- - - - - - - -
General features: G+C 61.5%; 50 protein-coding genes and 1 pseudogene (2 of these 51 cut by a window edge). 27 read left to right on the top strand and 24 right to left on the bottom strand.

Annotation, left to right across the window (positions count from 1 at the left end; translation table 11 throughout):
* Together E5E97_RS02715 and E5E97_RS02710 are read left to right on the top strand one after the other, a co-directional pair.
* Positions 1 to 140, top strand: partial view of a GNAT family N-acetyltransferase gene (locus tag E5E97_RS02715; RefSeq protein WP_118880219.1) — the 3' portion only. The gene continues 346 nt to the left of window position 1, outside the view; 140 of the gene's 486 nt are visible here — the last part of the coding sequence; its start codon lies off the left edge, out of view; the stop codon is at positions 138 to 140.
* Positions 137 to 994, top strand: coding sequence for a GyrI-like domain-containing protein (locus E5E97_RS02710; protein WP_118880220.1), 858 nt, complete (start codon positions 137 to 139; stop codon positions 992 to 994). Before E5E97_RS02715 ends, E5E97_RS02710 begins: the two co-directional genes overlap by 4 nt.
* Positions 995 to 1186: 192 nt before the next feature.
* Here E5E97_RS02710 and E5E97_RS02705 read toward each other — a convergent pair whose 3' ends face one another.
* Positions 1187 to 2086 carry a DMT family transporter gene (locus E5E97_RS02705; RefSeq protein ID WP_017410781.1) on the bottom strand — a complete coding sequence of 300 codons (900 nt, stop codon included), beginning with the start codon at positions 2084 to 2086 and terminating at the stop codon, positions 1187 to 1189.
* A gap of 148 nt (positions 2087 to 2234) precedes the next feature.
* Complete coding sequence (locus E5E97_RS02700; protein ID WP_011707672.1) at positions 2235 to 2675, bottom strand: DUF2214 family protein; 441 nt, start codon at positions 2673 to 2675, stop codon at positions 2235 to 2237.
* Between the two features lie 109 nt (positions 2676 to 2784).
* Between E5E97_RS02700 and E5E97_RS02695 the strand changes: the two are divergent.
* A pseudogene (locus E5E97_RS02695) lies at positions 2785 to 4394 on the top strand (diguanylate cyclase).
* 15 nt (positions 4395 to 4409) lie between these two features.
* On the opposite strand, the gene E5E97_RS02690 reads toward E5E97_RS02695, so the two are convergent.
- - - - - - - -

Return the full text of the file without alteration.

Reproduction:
General features: G+C 61.5%; 50 protein-coding genes and 1 pseudogene (2 of these 51 cut by a window edge). 27 read left to right on the top strand and 24 right to left on the bottom strand.

Annotation, left to right across the window (positions count from 1 at the left end; translation table 11 throughout):
* Together E5E97_RS02715 and E5E97_RS02710 are read left to right on the top strand one after the other, a co-directional pair.
* Positions 1 to 140, top strand: partial view of a GNAT family N-acetyltransferase gene (locus tag E5E97_RS02715; RefSeq protein WP_118880219.1) — the 3' portion only. The gene continues 346 nt to the left of window position 1, outside the view; 140 of the gene's 486 nt are visible here — the last part of the coding sequence; its start codon lies off the left edge, out of view; the stop codon is at positions 138 to 140.
* Positions 137 to 994, top strand: coding sequence for a GyrI-like domain-containing protein (locus E5E97_RS02710; protein WP_118880220.1), 858 nt, complete (start codon positions 137 to 139; stop codon positions 992 to 994). Before E5E97_RS02715 ends, E5E97_RS02710 begins: the two co-directional genes overlap by 4 nt.
* Positions 995 to 1186: 192 nt before the next feature.
* Here E5E97_RS02710 and E5E97_RS02705 read toward each other — a convergent pair whose 3' ends face one another.
* Positions 1187 to 2086 carry a DMT family transporter gene (locus E5E97_RS02705; RefSeq protein ID WP_017410781.1) on the bottom strand — a complete coding sequence of 300 codons (900 nt, stop codon included), beginning with the start codon at positions 2084 to 2086 and terminating at the stop codon, positions 1187 to 1189.
* A gap of 148 nt (positions 2087 to 2234) precedes the next feature.
* Complete coding sequence (locus E5E97_RS02700; protein ID WP_011707672.1) at positions 2235 to 2675, bottom strand: DUF2214 family protein; 441 nt, start codon at positions 2673 to 2675, stop codon at positions 2235 to 2237.
* Between the two features lie 109 nt (positions 2676 to 2784).
* Between E5E97_RS02700 and E5E97_RS02695 the strand changes: the two are divergent.
* A pseudogene (locus E5E97_RS02695) lies at positions 2785 to 4394 on the top strand (diguanylate cyclase).
* 15 nt (positions 4395 to 4409) lie between these two features.
* On the opposite strand, the gene E5E97_RS02690 reads toward E5E97_RS02695, so the two are convergent.